Well stated. I’ll agree with that. I also agree that it’s a completely different usage than the way your standard fundies use it. As OgreMkV and RSG point out, it’s nothing more than a seven-letter replacement for some other four-letter words. A simple perjorative to stir up the masses.
    Thanks all!

  8. I’m going to blame Ann Coulter for hijacking the word “liberal” to apply to anyone she doesn’t like. Or anything. Using a broad brush, that would be all the Ann Coulters, including Rush Limbaugh, Fox News and the current crop of conservative pundits and nincompoops.

    Simply put, “liberal” is Them as opposed to “conservative” meaning Us.

    Ironically, it has nothing to do with actual values and principles both of which are devoid in most conservatives (see, I can do it, too!). Ask yourself, “Self, what are Ann Coulter’s values especially her traditional family values?” How about Limbaugh? Want your sons to grow up like Rush? Or Hannity or O’Reilly?

    Nope, nothing to do with values otherwise a shining example of a family upholding traditional family values would be the Obama’s. Oh, the irony burns!

    By erecting this strawman demon, The Liberal, any politico can foist the Us versus Them argument into willing ears and mix metaphors like unicorns playing poker. Doesn’t matter that sense it makes not. Liberals want to destroy America! Liberals make gasoline prices go up! Liberals cause potholes! Liberals want to move into your neighborhood and ruin it!

    The beauty of the argument is that you never have to actually define “liberal” or name an actual liberal. You just have to point and shout and you’ll have a Flash Mob or a Tea Party in no time at all.

  9. Lynn Wilhelm says: “Some definitions of liberal”

    I think of Obama and those who support his legislative proposals as being “liberal” in today’s usage of that term. It has nothing to do with science, and I doubt that those people know any science. It’s true that a lot of people in academia — including scientists — support the same policies, but again, those policies have nothing to do with science.

    I regard science as politically neutral, but for it to flourish, a society needs two things: (1) enough prosperity to support it; and (2) enough freedom to allow it to function.

  10. What I enjoy about this site is that it promotes a rational, science based view of the world by a conservative. I might not be as conservative as SC, but I really appreciate that someone conservative can speak out for science.

    Conservatives weren’t always anti-science; that attitude came along as baggage with the hi-jacking of the conservative party by the religious/social values right wing. Science is not inherently either conservative or liberal. It’s just that it threatens the religious fundamentalists which seem to have gravitated to the conservative party, and their distrust of science has become a characteristic of the part as a whole.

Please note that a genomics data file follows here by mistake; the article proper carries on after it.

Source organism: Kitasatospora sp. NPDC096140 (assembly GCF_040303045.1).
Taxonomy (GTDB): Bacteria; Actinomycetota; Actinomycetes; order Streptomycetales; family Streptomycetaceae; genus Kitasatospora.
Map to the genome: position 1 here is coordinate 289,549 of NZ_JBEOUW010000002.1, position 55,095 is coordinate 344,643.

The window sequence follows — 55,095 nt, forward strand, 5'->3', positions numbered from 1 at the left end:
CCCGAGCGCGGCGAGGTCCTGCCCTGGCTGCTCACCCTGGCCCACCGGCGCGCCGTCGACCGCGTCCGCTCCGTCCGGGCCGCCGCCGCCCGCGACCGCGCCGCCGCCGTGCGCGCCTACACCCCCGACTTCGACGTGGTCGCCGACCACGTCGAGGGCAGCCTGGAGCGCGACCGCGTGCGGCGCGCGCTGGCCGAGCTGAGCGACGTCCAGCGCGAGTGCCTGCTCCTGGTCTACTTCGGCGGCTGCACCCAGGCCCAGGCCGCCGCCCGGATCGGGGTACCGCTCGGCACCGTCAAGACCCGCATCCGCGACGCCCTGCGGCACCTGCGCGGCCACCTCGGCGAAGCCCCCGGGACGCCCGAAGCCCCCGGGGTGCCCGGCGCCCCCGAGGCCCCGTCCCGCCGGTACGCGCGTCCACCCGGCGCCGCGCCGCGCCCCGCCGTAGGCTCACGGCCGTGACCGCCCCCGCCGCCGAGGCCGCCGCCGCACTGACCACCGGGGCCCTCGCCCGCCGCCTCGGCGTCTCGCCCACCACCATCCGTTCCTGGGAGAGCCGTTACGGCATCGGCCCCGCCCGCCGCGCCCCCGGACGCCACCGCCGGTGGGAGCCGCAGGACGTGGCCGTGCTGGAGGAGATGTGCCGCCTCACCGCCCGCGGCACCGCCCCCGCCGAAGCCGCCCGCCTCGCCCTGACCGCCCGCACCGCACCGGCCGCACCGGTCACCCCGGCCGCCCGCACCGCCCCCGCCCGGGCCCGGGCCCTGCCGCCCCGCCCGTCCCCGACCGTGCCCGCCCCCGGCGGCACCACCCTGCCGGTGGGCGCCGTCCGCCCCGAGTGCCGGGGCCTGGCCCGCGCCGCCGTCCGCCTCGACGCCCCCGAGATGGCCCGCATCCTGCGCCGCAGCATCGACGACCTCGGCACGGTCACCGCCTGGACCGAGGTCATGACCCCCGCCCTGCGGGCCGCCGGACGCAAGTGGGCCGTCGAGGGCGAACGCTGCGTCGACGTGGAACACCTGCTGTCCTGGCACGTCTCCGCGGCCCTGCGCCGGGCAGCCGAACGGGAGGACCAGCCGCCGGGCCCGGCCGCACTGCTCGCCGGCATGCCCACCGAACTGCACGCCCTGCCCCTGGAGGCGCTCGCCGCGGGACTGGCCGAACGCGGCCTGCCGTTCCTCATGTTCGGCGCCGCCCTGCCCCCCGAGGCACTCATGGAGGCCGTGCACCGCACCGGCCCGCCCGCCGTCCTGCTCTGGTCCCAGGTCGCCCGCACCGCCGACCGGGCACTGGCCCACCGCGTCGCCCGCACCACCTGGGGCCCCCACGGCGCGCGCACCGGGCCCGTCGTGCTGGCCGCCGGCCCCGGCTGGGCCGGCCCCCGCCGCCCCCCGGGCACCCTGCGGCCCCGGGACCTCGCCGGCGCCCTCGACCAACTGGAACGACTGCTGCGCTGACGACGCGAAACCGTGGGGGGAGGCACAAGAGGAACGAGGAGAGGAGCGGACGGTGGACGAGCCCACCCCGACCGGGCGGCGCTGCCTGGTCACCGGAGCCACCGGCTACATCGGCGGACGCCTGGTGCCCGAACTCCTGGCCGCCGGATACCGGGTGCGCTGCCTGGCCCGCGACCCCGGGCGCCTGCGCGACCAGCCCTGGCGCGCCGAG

I used to think that a conservative mindset was a skeptical one. A conservative would demand the facts, and make a dispassionate decision. The old adage was that a young person who was not liberal had no heart, while an old person who was not conservative had no brains. For example, in government, a conservative would demand evidence that a new program would produce the desired results, and would weigh the cost against those results, and make a decision keeping in mind the conservative preference for smaller central government and financial restraint. Government worked because there was a balance of liberal dreamers and conservative pragmatists. Conservatives wanted to save resources, liberals wanted to spend them, and the best policy was generally some pragmatic middle course.

    Now it seems like conservatives, at least the more right-wing types, turn to talk radio hosts, megachurch pastors, and ideologues like Grover Norquist for guidance. The GOP is almost unrecognizable to me, and I say this as someone who was a registered Republican for over 30 years (I am now an Independent, and vote a split ticket of republicans and democrats, choosing on individual merit rather than party affiliation).

    Anyway, Kudu’s for trying to return enlightenment values to conservative thinkers!

  11. Ed says: “Anyway, Kudu’s for trying to return enlightenment values to conservative thinkers!”

    I’m not having much success, but I’m keeping the torch lit.

  12. Doc, the correct spelling turns out to be “kudos”. One of my neurons must have misfired. I have several faulty ones…

  13. Hey, Doc, maybe Curmy could use a herd of kudus. They fit right in with the theme of “Of Penguins and Polar Bears”. We could ask Ken Ham why there are no kudus in Kentucky, Kalamazoo, Kansas, or Kankakee. Or Keokuk, for that matter.

  14. docbill1351

    I like that kudu that you do! Oh, wait, that didn’t come out right …

    Here you go from the Museum of Evolution in Paris an exhibit of kudu-ish animals, all different species. It was difficult to get a shot of the entire display but there must have been 20-30 different animals.

    Kudos to the kudus!